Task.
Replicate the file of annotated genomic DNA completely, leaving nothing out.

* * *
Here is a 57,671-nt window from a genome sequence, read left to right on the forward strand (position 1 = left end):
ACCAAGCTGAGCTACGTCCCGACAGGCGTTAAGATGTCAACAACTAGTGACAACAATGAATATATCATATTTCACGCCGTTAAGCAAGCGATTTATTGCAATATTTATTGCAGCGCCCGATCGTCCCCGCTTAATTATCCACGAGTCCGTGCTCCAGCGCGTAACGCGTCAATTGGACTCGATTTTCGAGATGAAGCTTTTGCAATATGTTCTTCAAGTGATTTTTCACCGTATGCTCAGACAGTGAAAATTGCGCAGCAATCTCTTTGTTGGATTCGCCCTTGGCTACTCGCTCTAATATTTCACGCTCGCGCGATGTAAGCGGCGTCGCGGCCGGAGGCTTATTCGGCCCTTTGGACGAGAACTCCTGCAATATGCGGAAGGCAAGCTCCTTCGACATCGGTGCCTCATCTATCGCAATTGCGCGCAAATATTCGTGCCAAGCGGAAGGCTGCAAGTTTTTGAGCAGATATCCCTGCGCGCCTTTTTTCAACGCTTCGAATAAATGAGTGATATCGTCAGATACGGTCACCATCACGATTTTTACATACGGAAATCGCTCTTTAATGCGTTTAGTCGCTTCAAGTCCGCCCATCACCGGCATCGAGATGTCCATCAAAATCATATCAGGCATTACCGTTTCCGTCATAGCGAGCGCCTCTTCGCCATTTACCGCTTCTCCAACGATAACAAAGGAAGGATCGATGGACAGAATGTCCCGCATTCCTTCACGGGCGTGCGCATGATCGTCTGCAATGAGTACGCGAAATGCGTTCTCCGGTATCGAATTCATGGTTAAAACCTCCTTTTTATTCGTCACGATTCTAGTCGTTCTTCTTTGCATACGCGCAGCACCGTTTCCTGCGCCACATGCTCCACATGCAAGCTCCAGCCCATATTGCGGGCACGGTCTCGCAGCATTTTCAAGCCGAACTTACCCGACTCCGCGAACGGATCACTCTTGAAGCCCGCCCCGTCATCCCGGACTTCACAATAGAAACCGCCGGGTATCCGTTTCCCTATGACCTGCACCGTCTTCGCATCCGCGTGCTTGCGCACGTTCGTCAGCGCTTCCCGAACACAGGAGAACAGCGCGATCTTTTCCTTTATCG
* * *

Here is a 57,671-nt window from a genome sequence, read left to right on the forward strand (position 1 = left end):
ACCAAGCTGAGCTACGTCCCGACAGGCGTTAAGATGTCAACAACTAGTGACAACAATGAATATATCATATTTCACGCCGTTAAGCAAGCGATTTATTGCAATATTTATTGCAGCGCCCGATCGTCCCCGCTTAATTATCCACGAGTCCGTGCTCCAGCGCGTAACGCGTCAATTGGACTCGATTTTCGAGATGAAGCTTTTGCAATATGTTCTTCAAGTGATTTTTCACCGTATGCTCAGACAGTGAAAATTGCGCAGCAATCTCTTTGTTGGATTCGCCCTTGGCTACTCGCTCTAATATTTCACGCTCGCGCGATGTAAGCGGCGTCGCGGCCGGAGGCTTATTCGGCCCTTTGGACGAGAACTCCTGCAATATGCGGAAGGCAAGCTCCTTCGACATCGGTGCCTCATCTATCGCAATTGCGCGCAAATATTCGTGCCAAGCGGAAGGCTGCAAGTTTTTGAGCAGATATCCCTGCGCGCCTTTTTTCAACGCTTCGAATAAATGAGTGATATCGTCAGATACGGTCACCATCACGATTTTTACATACGGAAATCGCTCTTTAATGCGTTTAGTCGCTTCAAGTCCGCCCATCACCGGCATCGAGATGTCCATCAAAATCATATCAGGCATTACCGTTTCCGTCATAGCGAGCGCCTCTTCGCCATTTACCGCTTCTCCAACGATAACAAAGGAAGGATCGATGGACAGAATGTCCCGCATTCCTTCACGGGCGTGCGCATGATCGTCTGCAATGAGTACGCGAAATGCGTTCTCCGGTATCGAATTCATGGTTAAAACCTCCTTTTTATTCGTCACGATTCTAGTCGTTCTTCTTTGCATACGCGCAGCACCGTTTCCTGCGCCACATGCTCCACATGCAAGCTCCAGCCCATATTGCGGGCACGGTCTCGCAGCATTTTCAAGCCGAACTTACCCGACTCCGCGAACGGATCACTCTTGAAGCCCGCCCCGTCATCCCGGACTTCACAATAGAAACCGCCGGGTATCCGTTTCCCTATGACCTGCACCGTCTTCGCATCCGCGTGCTTGCGCACGTTCGTCAGCGCTTCCCGAACACAGGAGAACAGCGCGATCTTTTCCTTTATCG